The monument and its lipstick traces met their match the following decade, as plans for the Inner Loop designated the southern tier of Anderson Park as the juncture where the circular roadway would make its final curve towards Union Street.

Anderson Park, much like Franklin Square (discussed in part 4 of this series), was more than halved.

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The somewhat sizeable Anderson Park in 1935. City of Rochester Plat Map, 1935.

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The truncated tuft of greenery that constitutes the current Anderson Park. City of Rochester map, 2019.

And, in something of a game of monument musical chairs, after Franklin Square’s Spanish American War eagle was relocated to the Community War Memorial, the Schiller monument was removed from Anderson Park, and placed in Franklin Square (now known as Schiller Park).

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Schiller on the move in the spring of 1964. From: Democrat & Chronicle, April 21, 1964.

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The monument at home in its eponymous park.

In addition to gutting yet another downtown park, the loop’s final segment was also responsible for swallowing a host of homes and apartment buildings, often erasing entire street sections in the process.

The mixed-use neighborhood between North Street and Union Street found itself radically altered following the Loop’s arrival.

Seen in 1935, the area between North Street and Scio Street, boasts a series of densely plotted residences and a selection of commercial structures:

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City of Rochester Plat Map, 1935.

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City of Rochester map, 2019.

The post-loop picture is much starker. The buildings lining both sides of Delevan Street, the south side of Lyndhurst Street, and the west side of Scio Street are gone as are sections of Gibbs Street and the entirety of Barber’s Lane.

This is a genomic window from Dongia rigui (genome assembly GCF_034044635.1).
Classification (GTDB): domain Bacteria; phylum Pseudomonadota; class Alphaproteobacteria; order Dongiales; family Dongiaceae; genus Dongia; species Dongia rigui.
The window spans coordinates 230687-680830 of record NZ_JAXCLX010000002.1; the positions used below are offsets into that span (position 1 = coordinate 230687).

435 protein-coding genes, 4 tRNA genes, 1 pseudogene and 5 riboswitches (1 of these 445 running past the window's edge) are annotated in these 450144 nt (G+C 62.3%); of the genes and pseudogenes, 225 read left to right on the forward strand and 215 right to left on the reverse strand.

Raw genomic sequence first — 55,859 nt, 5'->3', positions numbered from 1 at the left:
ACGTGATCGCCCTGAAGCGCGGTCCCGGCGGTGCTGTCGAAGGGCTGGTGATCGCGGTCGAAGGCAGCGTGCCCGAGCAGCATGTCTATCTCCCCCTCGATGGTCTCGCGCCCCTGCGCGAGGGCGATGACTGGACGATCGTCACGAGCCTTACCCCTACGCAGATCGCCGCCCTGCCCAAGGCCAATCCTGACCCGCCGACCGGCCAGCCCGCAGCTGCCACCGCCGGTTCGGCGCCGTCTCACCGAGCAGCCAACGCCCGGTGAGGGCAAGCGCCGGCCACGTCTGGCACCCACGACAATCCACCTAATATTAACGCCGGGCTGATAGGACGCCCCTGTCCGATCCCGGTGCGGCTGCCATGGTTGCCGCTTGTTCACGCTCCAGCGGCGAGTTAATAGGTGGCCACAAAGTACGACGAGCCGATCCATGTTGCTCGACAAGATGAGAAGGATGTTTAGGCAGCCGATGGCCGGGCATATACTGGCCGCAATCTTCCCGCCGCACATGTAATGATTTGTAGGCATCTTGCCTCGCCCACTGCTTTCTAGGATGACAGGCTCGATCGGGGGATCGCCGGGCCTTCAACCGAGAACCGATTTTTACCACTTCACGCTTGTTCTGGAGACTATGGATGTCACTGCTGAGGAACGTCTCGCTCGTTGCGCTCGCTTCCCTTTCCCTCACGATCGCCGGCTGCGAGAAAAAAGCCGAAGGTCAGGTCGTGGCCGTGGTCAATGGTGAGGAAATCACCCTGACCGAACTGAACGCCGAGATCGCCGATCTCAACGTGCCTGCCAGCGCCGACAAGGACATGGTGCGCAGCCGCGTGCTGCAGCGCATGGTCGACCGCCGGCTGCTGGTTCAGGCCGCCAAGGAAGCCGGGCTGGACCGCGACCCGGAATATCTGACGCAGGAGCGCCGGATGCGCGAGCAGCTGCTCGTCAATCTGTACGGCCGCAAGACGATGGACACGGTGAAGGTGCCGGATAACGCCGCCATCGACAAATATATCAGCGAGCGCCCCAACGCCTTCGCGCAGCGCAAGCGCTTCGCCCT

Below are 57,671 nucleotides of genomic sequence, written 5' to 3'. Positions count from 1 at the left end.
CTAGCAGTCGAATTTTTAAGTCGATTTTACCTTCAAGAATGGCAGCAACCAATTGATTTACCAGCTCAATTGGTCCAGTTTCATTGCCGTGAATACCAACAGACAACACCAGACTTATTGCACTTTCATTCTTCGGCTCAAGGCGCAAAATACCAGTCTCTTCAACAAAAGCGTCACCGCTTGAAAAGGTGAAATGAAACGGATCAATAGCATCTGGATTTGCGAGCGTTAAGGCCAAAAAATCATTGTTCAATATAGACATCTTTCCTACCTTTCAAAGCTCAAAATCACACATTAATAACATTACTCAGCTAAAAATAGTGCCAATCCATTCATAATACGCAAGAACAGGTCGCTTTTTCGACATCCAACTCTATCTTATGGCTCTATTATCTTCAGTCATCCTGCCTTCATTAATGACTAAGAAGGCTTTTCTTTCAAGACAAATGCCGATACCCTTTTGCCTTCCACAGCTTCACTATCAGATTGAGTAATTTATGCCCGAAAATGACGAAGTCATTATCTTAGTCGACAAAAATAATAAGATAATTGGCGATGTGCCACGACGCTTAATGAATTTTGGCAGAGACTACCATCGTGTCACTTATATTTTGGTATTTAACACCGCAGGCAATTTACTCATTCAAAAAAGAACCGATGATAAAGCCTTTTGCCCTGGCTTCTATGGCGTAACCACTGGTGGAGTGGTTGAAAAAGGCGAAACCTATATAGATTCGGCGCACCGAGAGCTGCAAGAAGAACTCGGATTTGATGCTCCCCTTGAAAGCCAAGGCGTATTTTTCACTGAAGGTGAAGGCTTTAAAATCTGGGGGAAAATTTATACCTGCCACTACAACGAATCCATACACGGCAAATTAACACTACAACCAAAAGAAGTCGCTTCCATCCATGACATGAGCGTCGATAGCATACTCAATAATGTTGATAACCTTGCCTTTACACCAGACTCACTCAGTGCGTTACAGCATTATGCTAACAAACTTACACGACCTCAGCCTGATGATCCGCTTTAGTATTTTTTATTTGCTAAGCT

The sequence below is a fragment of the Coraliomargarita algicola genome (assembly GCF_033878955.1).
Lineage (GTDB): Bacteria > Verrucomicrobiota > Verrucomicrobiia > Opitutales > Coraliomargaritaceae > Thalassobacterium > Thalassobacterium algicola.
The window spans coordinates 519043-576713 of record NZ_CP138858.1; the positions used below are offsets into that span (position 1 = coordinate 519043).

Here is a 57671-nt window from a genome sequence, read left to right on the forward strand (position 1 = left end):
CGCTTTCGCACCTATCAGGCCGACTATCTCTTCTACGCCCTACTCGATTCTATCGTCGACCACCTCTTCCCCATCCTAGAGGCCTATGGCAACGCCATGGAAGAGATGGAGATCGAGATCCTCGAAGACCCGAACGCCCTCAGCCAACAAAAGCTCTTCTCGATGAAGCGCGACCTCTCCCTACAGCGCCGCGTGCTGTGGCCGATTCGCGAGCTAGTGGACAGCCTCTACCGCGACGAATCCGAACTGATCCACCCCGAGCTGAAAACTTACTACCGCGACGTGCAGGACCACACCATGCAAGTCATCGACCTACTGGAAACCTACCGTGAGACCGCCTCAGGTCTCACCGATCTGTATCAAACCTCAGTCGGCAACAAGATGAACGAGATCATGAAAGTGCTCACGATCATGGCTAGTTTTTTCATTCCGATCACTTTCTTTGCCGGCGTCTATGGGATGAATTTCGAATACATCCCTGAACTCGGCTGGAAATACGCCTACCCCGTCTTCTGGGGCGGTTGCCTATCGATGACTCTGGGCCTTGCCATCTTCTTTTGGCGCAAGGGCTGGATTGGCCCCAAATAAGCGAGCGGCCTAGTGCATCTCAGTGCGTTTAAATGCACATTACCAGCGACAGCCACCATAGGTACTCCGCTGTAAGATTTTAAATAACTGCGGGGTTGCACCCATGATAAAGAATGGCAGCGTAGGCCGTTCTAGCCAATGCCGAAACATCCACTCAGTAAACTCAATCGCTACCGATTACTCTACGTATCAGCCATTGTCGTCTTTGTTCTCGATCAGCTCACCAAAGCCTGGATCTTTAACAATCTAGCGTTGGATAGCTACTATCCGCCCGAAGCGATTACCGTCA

The next block over also witnessed a considerable transformation:

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City of Rochester Plat Map, 1935.

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City of Rochester map, 2019.

The most striking difference between these pre- and post-loop pictures, apart from the substantial loss of buildings, is the elimination of an entire street, Joslyn Place.

Some of the street’s denizens did not face its demise without a fight.

Mrs. George R. Woods had been living in an apartment at 72 Joslyn Place with her teenage son and dog when she received the news that her building would be demolished in 1962. In January of that year, her landlord stopped collecting rent, and two months later, the building’s utilities were removed.

By this time, all of the apartments at 72 Joslyn Place had been vacated. All except the one occupied by Mrs. Woods. She and her son kept themselves warm in the frigid flat by donning their wooliest clothing. The pair lit candles in lieu of electric lights, and, when in need of water, they availed themselves of the nearest fire hydrant.

When the landlord or state agents stopped by, Woods came armed with an array of excuses, reinforcing that all her belongings were packed and that she was only waiting for a moving truck.

A sheaf of paper notes remained permanently affixed to her door. One warned: “Leave my things alone until I get moved tomorrow afternoon or I will turn my dog loose. I need my things. Can’t buy more.” Another missive, directed to her postman, informed: “Don’t believe I’ve moved away. I’m still here. Mrs. Woods.”

Woods’ standoff continued even after all the other structures on the street had been demolished and her building became the target of routine rock-throwing by neighborhood children. She eventually retreated in the middle of May 1962, when two movers struck a deal with her and transported her affairs to a new abode on Maple Street.